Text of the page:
Son admits killing former BBC presenter Winton Cooper
A man has admitted killing his former BBC presenter father in a "shocking and gruesome" attack.
Joseph Cooper violently beat Winton Cooper, 64, on 15 April last year at the Dorset flat they shared.
The 24-year-old appeared at Winchester Crown Court to admit manslaughter through diminished responsibility.
A former BBC Radio Sheffield presenter, Mr Cooper reported on the Hillsborough disaster in 1989. He died on the tragedy's 22nd anniversary.
The court heard Joseph Cooper broke a hammer handle in half as he inflicted appalling injuries on his father.
Cooper denied murder but his guilty manslaughter plea was accepted by the prosecution after reports found he was mentally ill.
Son lost it
Winton Cooper's body was discovered by police at his cottage in Marnhull, near Sturminster Newton.
Stewart Jones QC, prosecuting, told the court Winton Cooper moved to Dorset after his retirement to look after his elderly father and eventually his son came to stay.
The pair lived a "peaceable existence" in the village, but Joseph Cooper attacked his father in December 2009 with a bar and pleaded guilty to actual bodily harm.
Winton Cooper had barricaded himself into his bedroom on that occasion after his son "lost it".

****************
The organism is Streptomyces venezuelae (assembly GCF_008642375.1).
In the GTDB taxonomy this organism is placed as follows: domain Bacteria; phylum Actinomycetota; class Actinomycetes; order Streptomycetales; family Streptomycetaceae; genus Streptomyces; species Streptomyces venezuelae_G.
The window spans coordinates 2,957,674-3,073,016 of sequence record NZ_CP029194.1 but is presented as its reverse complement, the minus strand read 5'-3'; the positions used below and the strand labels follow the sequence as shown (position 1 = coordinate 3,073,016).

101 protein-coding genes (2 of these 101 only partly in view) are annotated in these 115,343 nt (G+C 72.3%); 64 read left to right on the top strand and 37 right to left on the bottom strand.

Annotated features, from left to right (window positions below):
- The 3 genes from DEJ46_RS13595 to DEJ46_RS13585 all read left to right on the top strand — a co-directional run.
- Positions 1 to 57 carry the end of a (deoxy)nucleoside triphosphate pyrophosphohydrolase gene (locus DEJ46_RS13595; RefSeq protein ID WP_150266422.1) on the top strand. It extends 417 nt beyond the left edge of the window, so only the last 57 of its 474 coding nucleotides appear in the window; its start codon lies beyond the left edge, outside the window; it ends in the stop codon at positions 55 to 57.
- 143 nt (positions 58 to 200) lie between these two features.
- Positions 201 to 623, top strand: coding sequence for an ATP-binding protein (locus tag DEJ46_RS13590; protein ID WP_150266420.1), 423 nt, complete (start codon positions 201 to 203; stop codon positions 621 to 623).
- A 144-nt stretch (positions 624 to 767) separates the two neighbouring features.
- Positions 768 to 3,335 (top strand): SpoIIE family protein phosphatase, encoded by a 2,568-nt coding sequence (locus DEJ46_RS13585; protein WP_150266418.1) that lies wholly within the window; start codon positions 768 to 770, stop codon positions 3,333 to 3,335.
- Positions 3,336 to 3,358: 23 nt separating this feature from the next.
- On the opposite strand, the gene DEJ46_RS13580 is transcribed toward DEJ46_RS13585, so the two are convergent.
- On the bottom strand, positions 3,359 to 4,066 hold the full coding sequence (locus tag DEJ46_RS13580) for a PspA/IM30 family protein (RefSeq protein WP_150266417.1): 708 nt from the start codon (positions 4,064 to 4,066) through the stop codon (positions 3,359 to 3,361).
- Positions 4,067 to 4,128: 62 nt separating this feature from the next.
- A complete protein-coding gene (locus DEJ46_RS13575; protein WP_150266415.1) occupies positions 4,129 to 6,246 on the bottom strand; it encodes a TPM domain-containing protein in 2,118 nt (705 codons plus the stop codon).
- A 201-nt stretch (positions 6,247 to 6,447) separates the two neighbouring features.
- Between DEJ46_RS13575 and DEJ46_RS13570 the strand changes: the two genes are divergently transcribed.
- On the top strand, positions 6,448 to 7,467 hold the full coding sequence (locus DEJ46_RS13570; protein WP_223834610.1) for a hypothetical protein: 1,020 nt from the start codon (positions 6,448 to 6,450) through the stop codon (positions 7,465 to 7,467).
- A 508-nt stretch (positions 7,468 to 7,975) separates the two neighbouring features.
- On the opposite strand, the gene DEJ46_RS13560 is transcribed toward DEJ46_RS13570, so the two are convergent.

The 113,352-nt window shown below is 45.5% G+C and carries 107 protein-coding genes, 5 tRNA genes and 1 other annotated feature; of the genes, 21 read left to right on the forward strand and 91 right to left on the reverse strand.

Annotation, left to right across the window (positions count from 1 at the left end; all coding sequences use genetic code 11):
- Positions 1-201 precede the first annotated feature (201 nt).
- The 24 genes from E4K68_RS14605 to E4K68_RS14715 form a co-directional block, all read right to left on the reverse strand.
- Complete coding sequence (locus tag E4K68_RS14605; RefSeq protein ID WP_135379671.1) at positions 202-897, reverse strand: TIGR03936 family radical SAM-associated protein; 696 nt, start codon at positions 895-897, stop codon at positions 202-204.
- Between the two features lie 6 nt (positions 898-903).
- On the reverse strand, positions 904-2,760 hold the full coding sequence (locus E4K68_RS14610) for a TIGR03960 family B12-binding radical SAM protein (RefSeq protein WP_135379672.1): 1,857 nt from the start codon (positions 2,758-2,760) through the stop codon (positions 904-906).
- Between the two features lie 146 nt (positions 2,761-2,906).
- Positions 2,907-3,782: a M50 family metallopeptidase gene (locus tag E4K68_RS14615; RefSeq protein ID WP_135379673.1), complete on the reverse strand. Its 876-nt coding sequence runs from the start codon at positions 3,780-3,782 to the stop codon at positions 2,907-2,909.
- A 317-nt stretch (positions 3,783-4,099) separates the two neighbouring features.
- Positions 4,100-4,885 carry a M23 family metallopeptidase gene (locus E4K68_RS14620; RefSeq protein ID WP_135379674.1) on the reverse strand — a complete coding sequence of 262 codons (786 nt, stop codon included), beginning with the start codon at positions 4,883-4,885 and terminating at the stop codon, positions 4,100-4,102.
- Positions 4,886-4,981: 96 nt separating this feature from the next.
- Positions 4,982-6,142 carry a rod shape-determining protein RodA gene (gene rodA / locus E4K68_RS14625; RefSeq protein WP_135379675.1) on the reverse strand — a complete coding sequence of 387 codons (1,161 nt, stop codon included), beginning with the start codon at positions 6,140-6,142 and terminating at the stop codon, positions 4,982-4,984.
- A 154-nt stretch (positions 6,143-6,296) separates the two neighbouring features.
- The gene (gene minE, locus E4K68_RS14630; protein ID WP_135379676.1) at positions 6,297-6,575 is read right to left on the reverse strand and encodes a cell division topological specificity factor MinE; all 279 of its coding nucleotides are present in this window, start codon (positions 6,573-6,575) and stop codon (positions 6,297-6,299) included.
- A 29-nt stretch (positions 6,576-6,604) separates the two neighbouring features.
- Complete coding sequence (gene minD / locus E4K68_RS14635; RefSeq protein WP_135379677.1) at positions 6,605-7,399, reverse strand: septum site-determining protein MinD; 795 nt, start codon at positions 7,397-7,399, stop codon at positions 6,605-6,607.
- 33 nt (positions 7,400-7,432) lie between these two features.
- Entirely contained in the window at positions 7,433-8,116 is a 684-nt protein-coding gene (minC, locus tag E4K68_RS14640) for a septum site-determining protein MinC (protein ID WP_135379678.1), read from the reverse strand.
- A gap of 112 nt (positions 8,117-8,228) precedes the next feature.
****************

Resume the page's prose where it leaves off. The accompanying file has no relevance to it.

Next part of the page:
Joseph Cooper launched the fatal attack on his father on the landing of their home just hours after Winton Cooper told neighbours his son "was acting strangely".
After the killing, Cooper phoned his brothers and mother Gail to say he had killed his father.
Head beaten in
Mr Jones said that, at first, all three were sceptical but eventually Mrs Cooper called the police and three officers turned up.
"The scene that confronted them was a shocking and gruesome one," Mr Jones said.
"The only way to describe what happened to the back of Winton Cooper's head was that he had been beaten in."
Officers retreated from the house and called in armed police and Cooper was found nearby and arrested.
He said he acted in self-defence after his father attacked him with knives because he had made a noise, but forensic examination of the scene showed this did not "hold water", Mr Jones said.
Two psychiatric reports found Cooper suffered from such an abnormality of mind it had impaired his responsibility for his actions.
Judge Guy Boney QC adjourned sentencing for a date to be fixed so that Cooper could undergo a hospital assessment.